Zona's Miller, Wisconsin's Ryan seek Final Four
Anaheim, Calif. • Sean Miller has been on Bo Ryan's radar since the mid-1970s. That's when the future Arizona coach came to Madison, Wis., for the first time at Ryan's behest.
Miller was a 9-year-old hot shot point guard, and Ryan was a Wisconsin assistant looking for some juice to enliven a night designed to drum up interest in Badgers basketball. He called up Miller's father, a coach who agreed to send his son from Beaver Falls, Pa., to help out.
The young Miller donned a Superman cape made by one of the coaches' wives and showed off his ballhandling and shooting skills.
"Sean more than handled himself," Ryan recalled Friday. "He was great."
Ryan, a long-ago point guard himself, sees a lot of similarities in how he and Miller view basketball these days. Their teams No. 2 seed Wisconsin and No. 1 seed Arizona square off Saturday in the West Regional final, with a spot in the Final Four at stake.
Neither Ryan, who has 703 career victories, nor Miller, with 249 wins to his credit, has ever gotten that far.
"It's hard to get to a Final Four," said Miller, who started his coaching career as a Badgers assistant in 1992. "You can be really good and not make it, both as a coach, a team and a player."
The Wildcats (33-4) have not advanced out of the regional in Anaheim in three previous tries, dating to 1998. With eight weeks at No. 1 and 21 straight victories during the season, they want to deliver for Miller, who has restored the program's luster in his five years.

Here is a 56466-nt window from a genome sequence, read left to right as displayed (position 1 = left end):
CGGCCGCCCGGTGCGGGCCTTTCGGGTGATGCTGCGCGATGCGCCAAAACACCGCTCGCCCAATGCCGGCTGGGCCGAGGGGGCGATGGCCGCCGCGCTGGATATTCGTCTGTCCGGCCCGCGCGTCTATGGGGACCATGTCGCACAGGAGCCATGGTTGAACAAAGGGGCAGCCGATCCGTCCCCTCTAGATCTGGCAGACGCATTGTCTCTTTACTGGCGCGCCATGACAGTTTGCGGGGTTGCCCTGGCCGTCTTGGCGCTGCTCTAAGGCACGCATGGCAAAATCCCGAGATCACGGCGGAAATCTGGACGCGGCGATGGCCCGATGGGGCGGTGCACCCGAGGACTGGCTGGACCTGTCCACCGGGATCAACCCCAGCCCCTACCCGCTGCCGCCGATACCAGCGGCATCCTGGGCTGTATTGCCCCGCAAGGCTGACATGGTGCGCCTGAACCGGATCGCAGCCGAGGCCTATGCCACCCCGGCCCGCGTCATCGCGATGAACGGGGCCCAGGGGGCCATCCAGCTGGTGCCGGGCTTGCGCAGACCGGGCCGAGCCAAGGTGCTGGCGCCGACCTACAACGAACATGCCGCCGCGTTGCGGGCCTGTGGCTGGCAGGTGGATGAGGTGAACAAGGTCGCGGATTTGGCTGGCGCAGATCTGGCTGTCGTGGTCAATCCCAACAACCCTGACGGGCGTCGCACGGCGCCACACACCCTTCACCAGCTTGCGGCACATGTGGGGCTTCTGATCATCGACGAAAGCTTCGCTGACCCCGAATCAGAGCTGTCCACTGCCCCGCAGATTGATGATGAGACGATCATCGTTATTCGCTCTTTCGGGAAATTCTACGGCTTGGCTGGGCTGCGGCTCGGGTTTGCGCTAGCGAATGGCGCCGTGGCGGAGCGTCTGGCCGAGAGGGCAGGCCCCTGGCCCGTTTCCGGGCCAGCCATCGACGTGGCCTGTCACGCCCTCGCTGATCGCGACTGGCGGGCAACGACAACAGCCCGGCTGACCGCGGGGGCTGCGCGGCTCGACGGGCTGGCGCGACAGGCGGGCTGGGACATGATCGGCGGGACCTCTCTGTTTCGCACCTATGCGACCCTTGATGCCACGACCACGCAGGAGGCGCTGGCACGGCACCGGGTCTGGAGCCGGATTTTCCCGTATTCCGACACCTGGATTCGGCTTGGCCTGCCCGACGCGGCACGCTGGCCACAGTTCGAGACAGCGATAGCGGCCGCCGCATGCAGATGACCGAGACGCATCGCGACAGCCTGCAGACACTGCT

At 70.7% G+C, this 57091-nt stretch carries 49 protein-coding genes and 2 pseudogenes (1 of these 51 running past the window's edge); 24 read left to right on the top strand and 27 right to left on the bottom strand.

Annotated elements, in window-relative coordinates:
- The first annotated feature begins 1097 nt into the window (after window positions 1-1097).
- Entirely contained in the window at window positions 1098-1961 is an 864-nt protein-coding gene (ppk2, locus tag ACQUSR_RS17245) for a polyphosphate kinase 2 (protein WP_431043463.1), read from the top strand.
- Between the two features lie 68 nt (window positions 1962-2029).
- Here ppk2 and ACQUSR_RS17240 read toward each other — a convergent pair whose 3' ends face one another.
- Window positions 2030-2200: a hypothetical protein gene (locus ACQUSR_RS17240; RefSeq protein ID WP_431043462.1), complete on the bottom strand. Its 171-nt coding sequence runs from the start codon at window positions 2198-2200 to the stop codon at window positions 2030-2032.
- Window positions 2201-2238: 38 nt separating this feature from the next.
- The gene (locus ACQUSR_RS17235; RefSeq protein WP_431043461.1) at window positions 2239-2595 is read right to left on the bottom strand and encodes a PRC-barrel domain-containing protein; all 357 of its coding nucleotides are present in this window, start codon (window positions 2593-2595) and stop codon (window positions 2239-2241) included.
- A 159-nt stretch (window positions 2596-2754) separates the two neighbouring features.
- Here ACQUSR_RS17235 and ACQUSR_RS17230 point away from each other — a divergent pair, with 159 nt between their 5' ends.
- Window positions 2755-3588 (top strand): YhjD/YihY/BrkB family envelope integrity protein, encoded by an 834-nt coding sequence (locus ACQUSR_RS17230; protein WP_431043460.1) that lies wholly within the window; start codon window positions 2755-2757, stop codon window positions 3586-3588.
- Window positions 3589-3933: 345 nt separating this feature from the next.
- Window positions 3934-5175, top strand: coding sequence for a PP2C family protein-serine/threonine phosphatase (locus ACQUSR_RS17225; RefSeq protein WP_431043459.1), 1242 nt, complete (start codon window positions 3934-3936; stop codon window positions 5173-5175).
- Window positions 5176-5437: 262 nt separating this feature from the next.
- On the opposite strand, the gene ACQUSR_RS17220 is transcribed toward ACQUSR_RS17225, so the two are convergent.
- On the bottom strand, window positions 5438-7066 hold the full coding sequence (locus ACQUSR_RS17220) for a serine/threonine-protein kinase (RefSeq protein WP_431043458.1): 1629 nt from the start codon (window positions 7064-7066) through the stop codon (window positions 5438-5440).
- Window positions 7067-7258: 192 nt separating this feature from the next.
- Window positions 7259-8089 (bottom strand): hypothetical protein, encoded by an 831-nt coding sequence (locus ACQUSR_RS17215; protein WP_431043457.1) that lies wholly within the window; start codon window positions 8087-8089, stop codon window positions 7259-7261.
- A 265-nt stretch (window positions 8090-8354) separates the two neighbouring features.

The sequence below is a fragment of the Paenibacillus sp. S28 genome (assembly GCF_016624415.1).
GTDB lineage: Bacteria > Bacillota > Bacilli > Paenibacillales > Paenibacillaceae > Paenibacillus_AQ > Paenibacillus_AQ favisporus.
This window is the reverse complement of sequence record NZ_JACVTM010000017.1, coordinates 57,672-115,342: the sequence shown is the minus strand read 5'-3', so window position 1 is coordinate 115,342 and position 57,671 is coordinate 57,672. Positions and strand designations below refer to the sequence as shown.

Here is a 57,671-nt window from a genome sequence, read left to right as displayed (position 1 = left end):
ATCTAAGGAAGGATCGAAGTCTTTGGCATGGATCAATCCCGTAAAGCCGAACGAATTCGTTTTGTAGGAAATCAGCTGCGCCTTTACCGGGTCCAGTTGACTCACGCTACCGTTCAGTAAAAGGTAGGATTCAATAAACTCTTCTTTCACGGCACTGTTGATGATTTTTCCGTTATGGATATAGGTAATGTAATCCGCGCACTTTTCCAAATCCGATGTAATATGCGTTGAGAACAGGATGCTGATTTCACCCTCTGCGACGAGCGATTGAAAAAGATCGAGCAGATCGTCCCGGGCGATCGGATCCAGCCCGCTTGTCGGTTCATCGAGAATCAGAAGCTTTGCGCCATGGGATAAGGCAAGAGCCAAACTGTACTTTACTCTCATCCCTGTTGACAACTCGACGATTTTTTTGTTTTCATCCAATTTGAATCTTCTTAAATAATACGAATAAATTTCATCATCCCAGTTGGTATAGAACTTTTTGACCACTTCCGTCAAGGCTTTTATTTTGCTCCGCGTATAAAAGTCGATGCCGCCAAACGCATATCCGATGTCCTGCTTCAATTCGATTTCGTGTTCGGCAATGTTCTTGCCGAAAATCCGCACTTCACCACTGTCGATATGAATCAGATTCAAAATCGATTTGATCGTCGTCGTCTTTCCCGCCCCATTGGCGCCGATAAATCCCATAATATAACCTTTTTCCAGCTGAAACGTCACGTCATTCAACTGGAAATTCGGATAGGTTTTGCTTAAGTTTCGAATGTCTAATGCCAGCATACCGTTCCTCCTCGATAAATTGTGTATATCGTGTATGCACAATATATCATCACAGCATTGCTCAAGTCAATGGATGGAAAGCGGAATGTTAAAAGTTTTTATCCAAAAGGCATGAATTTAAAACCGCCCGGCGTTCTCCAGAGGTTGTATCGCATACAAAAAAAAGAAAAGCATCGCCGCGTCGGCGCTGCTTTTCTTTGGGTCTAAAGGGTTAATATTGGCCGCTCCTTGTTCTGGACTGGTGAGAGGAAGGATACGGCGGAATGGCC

"What we have done during the season has validated how good we are," said 7-foot center Kaleb Tarczewski.
The Badgers (29-7) haven't been to a Final Four since 2000, shortly before Ryan took over in Madison. They've reached just one regional final during 13 straight trips to the NCAA tournament, making it every year since Ryan assumed control of a program where he was an assistant from 1976-85.
He turned 69 earlier this week, and the team is feeling a sense of urgency to deliver for a coach, who in the words of guard Josh Gasser, is "getting up there."
"He deserves it," Gasser said. "We all want it and we all want it for him."
The only 1-2 matchup in the Elite Eight features two teams with similar defensive styles who rebound with abandon.
"We are tough, nasty and relentless," said Arizona freshman Rondae Hollis-Jefferson.
The Badgers could say the same about themselves, but when asked how Arizona might describe them, Frank Kaminsky deadpanned, "White guys."
Arizona's Tarczewski and Kaminsky, who had 19 points and six blocked shots in the Badgers' semifinal win over Baylor, give each team a 7-foot center to make the inside game interesting.
"We're looking to draw fouls and throw them off-balance a little bit with early foul trouble," said Ben Brust, Wisconsin's leading career 3-point shooter.
O Wisconsin (29-7) vs. Arizona (33-4) at Anaheim, Calif.
Saturday, 6:49 p.m., TBS